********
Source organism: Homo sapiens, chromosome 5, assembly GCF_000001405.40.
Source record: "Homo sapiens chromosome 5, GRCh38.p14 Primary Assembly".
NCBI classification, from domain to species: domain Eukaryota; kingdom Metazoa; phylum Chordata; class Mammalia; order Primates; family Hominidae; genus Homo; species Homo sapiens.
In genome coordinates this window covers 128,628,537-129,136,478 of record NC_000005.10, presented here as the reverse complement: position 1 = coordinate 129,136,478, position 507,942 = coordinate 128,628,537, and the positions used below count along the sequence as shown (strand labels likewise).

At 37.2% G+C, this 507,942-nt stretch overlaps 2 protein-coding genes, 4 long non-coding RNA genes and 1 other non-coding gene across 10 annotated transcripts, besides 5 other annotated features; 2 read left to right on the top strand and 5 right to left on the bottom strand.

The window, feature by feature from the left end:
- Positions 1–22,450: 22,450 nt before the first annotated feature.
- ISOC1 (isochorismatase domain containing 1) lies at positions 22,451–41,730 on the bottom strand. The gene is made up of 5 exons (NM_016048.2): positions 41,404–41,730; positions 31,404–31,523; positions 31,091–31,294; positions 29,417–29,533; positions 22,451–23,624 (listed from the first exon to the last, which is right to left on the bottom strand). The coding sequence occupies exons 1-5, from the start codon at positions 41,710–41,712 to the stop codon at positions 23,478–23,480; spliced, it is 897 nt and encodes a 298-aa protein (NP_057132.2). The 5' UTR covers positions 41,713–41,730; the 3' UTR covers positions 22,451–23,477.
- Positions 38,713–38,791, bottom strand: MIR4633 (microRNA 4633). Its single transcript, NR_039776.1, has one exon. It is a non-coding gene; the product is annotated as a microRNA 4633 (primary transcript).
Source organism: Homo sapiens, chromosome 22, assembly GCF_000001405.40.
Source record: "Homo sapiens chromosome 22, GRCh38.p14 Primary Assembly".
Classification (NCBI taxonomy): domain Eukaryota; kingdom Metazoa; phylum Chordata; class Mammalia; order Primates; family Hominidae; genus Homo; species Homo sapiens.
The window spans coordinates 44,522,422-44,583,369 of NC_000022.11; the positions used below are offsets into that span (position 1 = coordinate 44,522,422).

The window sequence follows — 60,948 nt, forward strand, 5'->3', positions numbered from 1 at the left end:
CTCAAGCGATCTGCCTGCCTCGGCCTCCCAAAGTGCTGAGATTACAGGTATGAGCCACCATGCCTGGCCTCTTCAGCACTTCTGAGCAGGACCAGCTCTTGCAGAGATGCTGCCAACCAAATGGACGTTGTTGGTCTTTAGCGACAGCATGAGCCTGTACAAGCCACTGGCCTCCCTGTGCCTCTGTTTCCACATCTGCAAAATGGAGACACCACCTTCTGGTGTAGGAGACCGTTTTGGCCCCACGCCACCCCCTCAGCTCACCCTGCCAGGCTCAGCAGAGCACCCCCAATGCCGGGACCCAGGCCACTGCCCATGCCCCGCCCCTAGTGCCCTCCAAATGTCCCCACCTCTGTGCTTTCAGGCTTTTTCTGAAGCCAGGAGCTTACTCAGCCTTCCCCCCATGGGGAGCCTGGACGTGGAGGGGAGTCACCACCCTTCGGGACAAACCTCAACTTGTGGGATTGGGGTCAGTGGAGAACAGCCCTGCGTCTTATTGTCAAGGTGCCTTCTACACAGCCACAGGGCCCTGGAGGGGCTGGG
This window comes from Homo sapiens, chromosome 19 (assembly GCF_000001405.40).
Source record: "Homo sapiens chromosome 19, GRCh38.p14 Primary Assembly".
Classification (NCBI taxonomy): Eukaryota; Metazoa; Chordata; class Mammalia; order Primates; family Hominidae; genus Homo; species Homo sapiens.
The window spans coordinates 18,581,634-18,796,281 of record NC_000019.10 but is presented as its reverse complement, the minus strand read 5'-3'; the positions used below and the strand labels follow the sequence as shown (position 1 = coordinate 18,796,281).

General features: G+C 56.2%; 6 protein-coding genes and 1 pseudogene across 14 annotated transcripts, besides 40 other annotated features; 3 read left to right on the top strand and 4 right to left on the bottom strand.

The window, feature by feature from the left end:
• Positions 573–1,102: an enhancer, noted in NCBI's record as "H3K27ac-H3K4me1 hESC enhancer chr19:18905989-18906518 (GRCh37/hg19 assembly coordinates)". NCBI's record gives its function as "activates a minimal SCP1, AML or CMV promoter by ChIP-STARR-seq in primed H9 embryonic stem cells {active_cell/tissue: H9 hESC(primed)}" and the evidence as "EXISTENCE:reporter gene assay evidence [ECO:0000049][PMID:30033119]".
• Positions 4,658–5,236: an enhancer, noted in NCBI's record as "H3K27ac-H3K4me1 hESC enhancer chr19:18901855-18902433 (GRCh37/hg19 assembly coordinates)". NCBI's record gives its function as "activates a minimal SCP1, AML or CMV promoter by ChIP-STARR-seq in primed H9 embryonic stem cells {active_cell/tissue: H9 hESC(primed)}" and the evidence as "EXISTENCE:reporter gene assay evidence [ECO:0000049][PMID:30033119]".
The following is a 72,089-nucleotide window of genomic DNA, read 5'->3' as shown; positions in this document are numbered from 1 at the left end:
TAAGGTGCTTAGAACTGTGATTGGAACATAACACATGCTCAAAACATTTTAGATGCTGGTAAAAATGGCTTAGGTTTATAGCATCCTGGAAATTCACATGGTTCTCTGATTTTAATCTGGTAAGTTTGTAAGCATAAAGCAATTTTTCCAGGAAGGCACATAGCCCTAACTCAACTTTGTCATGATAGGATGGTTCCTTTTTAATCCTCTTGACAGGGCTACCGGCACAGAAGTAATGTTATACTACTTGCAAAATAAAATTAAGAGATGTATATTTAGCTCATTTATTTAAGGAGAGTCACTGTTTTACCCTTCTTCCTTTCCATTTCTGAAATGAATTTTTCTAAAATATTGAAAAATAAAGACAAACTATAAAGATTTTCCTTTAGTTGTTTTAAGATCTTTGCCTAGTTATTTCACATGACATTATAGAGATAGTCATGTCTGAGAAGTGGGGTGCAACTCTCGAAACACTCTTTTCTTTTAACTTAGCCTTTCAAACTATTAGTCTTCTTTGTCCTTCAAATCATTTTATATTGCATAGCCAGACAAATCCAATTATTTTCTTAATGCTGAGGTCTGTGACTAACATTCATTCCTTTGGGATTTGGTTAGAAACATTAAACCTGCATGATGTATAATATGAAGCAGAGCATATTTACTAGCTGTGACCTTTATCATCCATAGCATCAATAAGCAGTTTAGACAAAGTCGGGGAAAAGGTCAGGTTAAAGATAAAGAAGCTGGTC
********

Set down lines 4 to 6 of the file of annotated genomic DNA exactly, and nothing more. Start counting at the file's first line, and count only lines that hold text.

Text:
In genome coordinates this window covers 128,628,537-129,136,478 of record NC_000005.10, presented here as the reverse complement: position 1 = coordinate 129,136,478, position 507,942 = coordinate 128,628,537, and the positions used below count along the sequence as shown (strand labels likewise).

At 37.2% G+C, this 507,942-nt stretch overlaps 2 protein-coding genes, 4 long non-coding RNA genes and 1 other non-coding gene across 10 annotated transcripts, besides 5 other annotated features; 2 read left to right on the top strand and 5 right to left on the bottom strand.

The window, feature by feature from the left end: